One challenge in targeting specific AURKs with inhibitors is that they share significant sequence and structure similarities (Quartuccio & Schindler 2015). But, despite sharing homologous domains, each AURK in mouse oocytes appears to have distinct functions, while also having compensatory mechanisms that are observed in knock-out mouse models (Schindler et al. 2012, Balboula & Schindler 2014, Nguyen et al. 2018, Blengini et al. 2021). For example, a dominant-negative allele of Aurkc shows that AURKC is uniquely required for kinetochore-microtubule surveillance (Balboula & Schindler 2014), but in oocytes that lack AURKC, AURKA takes over this function and supports meiosis I (Nguyen et al. 2018). To bypass genetic-based compensations, inhibitors are useful to determine Aurora kinase functions. But, although there are several available commercial inhibitors, there is a lack of consensus on which inhibitor concentration is required to inhibit a specific AURK without affecting the activities of other two. The most widely used inhibitors for targeting the AURKs in oocytes are MLN 8237 (MLN) for AURKA, and ZM 447439 (ZM) and AZD 1152 (AZD) for AURKB/C (de Groot et al. 2015, Nguyen et al. 2018, Nikalayevich et al. 2022). The specificity of these inhibitors for each AURK protein depends on their intracellular concentration and the cell type. At high concentrations, they have off-target effects, inhibiting the other family members to varying degrees (de Groot et al. 2015).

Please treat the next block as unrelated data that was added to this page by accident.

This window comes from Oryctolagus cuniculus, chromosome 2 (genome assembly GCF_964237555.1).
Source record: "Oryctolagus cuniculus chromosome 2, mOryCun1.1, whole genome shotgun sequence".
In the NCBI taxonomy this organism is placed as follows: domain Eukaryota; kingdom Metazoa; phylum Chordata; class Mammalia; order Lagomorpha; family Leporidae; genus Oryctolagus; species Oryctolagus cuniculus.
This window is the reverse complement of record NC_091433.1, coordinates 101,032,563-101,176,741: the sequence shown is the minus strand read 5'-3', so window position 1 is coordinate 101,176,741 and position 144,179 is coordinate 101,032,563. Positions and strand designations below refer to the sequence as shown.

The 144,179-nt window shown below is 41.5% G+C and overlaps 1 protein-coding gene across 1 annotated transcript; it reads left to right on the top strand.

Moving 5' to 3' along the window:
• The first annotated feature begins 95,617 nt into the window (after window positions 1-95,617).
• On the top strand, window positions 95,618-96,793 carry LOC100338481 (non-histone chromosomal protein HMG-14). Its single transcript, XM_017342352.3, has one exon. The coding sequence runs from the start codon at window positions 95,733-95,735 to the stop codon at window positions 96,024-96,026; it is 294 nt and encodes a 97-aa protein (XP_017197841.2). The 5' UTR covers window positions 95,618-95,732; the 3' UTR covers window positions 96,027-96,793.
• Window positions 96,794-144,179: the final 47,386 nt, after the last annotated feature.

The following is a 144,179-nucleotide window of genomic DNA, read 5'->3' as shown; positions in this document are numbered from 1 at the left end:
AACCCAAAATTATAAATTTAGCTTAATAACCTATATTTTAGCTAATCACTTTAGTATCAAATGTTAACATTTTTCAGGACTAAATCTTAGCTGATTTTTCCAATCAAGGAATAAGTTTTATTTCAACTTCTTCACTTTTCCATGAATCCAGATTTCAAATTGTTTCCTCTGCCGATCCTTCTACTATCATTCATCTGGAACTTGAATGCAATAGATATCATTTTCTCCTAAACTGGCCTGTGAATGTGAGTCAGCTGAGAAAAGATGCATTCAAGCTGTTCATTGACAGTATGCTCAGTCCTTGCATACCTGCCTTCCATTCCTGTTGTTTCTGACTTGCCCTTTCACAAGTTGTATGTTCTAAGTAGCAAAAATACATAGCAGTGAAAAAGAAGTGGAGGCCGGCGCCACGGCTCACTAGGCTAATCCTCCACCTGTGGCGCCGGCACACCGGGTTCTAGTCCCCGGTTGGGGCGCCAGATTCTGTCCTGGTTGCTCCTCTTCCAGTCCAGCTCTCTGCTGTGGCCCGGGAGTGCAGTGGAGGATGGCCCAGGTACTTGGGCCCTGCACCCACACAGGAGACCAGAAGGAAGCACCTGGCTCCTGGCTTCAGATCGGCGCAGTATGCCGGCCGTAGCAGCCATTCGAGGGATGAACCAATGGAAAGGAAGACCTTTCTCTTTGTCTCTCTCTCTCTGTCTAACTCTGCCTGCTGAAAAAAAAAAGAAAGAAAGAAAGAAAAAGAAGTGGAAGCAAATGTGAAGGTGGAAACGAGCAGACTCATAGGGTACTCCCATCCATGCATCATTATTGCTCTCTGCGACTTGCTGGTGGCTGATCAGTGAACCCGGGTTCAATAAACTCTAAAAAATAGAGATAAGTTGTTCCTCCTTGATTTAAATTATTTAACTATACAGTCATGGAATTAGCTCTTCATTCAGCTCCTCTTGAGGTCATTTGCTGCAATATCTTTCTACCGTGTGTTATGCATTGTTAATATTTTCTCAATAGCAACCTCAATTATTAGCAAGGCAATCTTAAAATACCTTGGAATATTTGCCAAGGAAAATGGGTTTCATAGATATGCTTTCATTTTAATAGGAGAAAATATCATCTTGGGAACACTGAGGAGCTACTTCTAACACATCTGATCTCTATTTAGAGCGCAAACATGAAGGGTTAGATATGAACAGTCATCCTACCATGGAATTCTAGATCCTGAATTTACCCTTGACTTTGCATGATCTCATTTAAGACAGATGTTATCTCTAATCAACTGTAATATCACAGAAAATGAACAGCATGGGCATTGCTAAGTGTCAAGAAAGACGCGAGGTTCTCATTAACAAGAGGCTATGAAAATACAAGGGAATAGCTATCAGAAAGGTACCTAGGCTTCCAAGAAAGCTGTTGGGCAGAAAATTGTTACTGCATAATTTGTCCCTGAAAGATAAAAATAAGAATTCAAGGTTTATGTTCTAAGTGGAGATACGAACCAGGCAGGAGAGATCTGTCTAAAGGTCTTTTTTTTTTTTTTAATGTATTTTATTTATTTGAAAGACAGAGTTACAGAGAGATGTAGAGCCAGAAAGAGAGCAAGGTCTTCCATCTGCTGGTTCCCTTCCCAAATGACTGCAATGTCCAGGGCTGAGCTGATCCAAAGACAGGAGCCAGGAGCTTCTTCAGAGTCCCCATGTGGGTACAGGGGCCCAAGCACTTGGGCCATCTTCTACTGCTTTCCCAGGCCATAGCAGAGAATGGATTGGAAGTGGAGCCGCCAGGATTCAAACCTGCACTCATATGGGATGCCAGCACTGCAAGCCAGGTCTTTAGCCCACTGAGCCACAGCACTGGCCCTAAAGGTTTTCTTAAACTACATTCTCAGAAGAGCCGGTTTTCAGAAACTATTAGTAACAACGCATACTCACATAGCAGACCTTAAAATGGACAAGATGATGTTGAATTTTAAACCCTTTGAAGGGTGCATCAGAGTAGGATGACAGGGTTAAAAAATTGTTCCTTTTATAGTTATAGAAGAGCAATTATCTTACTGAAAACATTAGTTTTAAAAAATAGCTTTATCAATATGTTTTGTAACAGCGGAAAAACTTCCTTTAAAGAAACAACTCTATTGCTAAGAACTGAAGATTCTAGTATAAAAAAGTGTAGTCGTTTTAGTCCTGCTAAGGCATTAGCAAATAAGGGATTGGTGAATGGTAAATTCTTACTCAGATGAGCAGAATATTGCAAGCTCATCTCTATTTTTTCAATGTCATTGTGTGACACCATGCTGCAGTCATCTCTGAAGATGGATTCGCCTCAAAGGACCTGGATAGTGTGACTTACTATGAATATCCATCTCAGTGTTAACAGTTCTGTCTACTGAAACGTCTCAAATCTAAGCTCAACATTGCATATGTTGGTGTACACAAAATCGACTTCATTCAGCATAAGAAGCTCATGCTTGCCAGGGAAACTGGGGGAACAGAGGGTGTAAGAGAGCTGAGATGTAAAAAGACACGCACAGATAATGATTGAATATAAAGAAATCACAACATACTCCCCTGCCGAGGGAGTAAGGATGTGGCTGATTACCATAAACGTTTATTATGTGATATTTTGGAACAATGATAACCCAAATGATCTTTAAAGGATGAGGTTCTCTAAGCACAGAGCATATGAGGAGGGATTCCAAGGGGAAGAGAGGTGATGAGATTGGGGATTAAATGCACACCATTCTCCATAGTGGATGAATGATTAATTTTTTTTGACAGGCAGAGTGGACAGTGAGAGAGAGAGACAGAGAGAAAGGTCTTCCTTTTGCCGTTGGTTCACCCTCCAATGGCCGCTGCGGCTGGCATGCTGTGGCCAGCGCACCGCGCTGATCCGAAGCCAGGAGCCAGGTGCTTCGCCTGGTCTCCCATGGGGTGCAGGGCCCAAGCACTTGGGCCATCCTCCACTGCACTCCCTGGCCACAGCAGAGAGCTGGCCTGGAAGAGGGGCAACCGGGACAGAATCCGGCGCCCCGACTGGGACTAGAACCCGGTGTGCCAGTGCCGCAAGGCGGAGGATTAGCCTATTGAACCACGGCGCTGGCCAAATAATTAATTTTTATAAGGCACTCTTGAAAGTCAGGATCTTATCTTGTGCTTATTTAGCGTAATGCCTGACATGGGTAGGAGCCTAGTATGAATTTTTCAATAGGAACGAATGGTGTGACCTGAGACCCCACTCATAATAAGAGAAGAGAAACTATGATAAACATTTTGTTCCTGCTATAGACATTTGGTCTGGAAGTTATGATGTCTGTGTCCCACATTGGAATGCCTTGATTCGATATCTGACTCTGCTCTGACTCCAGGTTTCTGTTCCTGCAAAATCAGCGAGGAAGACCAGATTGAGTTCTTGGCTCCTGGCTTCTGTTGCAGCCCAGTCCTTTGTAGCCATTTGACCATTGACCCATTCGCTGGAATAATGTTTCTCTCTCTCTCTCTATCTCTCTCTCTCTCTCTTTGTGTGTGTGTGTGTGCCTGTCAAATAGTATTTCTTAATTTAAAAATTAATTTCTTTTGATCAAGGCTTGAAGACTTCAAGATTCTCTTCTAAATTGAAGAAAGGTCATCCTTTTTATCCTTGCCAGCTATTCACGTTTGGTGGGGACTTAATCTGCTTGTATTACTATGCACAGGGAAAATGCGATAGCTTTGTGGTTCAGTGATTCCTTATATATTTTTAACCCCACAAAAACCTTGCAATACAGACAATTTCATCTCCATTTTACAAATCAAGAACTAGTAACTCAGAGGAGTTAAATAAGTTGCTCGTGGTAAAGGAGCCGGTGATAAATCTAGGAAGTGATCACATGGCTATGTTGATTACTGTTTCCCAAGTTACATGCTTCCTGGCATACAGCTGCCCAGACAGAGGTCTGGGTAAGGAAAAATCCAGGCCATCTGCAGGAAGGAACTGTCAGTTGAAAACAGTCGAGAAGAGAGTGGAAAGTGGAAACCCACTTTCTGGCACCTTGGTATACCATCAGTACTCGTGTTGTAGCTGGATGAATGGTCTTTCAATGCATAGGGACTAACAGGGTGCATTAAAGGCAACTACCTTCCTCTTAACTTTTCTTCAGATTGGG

To evaluate the specificity of each of these inhibitors in mouse oocytes, we isolated oocytes from WT CF-1 females and matured them in vitro to metaphase I in a range of concentrations for each inhibitor that is used in the oocyte literature. We do not use the standard mineral oil overlay because the drugs are lipid soluble and may partition into the oil. Instead, we use center-well organ culture dishes that allow for a larger volume of culture media and have an outer ring for water that prevents evaporation. After resolution of metaphase I oocyte protein lysates by SDS-PAGE, we performed immunoblotting to detect the activated forms of AURKA and AURKC using a phospho-specific antibody that recognizes the phosphorylated forms of AURKA (pThr288), AURKB (pThr223), and AURKC (pThr198) (pA/B/C). Finally, we quantified the levels of pAURKA and pAURKC; pAURKB was not detectable in our lysates because it is the least abundant of the three isoforms and requires many more oocytes for detection (Nguyen et al. 2018). In oocytes matured in culture media containing MLN, pAURKA was absent with 0.5 µM treatment, the lowest concentration tested. Importantly, pAURKC was significantly reduced by 60% with 5 µM and absent with 10 µM treatments (Fig. 1A, B, and C). These data indicate that MLN can specifically inhibit AURKA in mouse oocytes but only when using a range between 0.5 and 2 µM, and not higher. When we evaluated AURKC inhibitors, we observed similar concentration-dependent off-targeting effects. pAURKC was absent at 0.1 µM of AZD treatment, the lowest concentration used (Fig. 1D and F). However, when we treated oocytes with higher doses of AZD, the data indicate significant inhibition of AURKA at 0.5 µM (40% reduction) and further inhibition as concentrations increased, reaching 80% of inhibition at 10 µM (Fig. 1D and E). These data indicate that AZD is a specific inhibitor of AURKC in mouse oocytes but only when applying concentrations lower than 0.5 µM. Finally, when we evaluated ZM for specificity, the results were concerning. This concern arises because of the prevalence of its use in oocyte-focused experiments. At the lowest concentration where pAURKC is absent (2 µM) (Fig. 1G, H, and I), 50% of AURKA was inhibited. These data indicate that ZM is not a specific inhibitor of AURKC in mouse oocytes because even at the lowest concentration that inhibits AURKC completely, AURKA is partially inhibited.